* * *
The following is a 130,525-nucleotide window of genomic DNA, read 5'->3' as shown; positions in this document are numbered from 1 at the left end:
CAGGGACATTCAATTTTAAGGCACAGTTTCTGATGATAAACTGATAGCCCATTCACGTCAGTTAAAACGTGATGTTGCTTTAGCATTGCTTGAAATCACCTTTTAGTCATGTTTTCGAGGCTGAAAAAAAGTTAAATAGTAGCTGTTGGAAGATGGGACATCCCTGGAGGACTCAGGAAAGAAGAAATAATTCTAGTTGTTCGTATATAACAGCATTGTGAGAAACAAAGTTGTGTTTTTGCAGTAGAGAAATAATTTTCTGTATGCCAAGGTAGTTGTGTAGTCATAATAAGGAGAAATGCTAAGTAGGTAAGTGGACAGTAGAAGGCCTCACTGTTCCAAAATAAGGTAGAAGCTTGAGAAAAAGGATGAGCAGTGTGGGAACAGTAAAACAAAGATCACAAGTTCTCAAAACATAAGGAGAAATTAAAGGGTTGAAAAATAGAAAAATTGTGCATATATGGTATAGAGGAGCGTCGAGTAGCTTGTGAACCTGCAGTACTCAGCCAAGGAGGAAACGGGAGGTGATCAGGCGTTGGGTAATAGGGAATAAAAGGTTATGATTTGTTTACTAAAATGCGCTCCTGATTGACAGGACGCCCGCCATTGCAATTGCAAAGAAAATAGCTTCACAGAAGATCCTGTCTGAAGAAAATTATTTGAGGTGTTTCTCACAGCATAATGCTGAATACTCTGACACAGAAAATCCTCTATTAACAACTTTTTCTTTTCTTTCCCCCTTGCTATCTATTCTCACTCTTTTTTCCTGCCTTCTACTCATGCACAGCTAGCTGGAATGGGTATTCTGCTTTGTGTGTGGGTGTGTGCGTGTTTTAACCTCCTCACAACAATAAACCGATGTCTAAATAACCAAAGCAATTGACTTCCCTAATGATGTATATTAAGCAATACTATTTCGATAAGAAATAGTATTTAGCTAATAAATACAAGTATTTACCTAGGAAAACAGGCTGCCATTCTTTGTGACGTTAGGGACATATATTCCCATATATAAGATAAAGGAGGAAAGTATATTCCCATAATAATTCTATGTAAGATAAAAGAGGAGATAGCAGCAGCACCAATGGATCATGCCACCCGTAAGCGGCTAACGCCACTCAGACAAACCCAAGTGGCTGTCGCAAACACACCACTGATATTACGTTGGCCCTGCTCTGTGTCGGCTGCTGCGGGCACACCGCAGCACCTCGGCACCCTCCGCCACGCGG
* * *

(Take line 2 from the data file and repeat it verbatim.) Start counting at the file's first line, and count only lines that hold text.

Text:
CAGGGACATTCAATTTTAAGGCACAGTTTCTGATGATAAACTGATAGCCCATTCACGTCAGTTAAAACGTGATGTTGCTTTAGCATTGCTTGAAATCACCTTTTAGTCATGTTTTCGAGGCTGAAAAAAAGTTAAATAGTAGCTGTTGGAAGATGGGACATCCCTGGAGGACTCAGGAAAGAAGAAATAATTCTAGTTGTTCGTATATAACAGCATTGTGAGAAACAAAGTTGTGTTTTTGCAGTAGAGAAATAATTTTCTGTATGCCAAGGTAGTTGTGTAGTCATAATAAGGAGAAATGCTAAGTAGGTAAGTGGACAGTAGAAGGCCTCACTGTTCCAAAATAAGGTAGAAGCTTGAGAAAAAGGATGAGCAGTGTGGGAACAGTAAAACAAAGATCACAAGTTCTCAAAACATAAGGAGAAATTAAAGGGTTGAAAAATAGAAAAATTGTGCATATATGGTATAGAGGAGCGTCGAGTAGCTTGTGAACCTGCAGTACTCAGCCAAGGAGGAAACGGGAGGTGATCAGGCGTTGGGTAATAGGGAATAAAAGGTTATGATTTGTTTACTAAAATGCGCTCCTGATTGACAGGACGCCCGCCATTGCAATTGCAAAGAAAATAGCTTCACAGAAGATCCTGTCTGAAGAAAATTATTTGAGGTGTTTCTCACAGCATAATGCTGAATACTCTGACACAGAAAATCCTCTATTAACAACTTTTTCTTTTCTTTCCCCCTTGCTATCTATTCTCACTCTTTTTTCCTGCCTTCTACTCATGCACAGCTAGCTGGAATGGGTATTCTGCTTTGTGTGTGGGTGTGTGCGTGTTTTAACCTCCTCACAACAATAAACCGATGTCTAAATAACCAAAGCAATTGACTTCCCTAATGATGTATATTAAGCAATACTATTTCGATAAGAAATAGTATTTAGCTAATAAATACAAGTATTTACCTAGGAAAACAGGCTGCCATTCTTTGTGACGTTAGGGACATATATTCCCATATATAAGATAAAGGAGGAAAGTATATTCCCATAATAATTCTATGTAAGATAAAAGAGGAGATAGCAGCAGCACCAATGGATCATGCCACCCGTAAGCGGCTAACGCCACTCAGACAAACCCAAGTGGCTGTCGCAAACACACCACTGATATTACGTTGGCCCTGCTCTGTGTCGGCTGCTGCGGGCACACCGCAGCACCTCGGCACCCTCCGCCACGCGG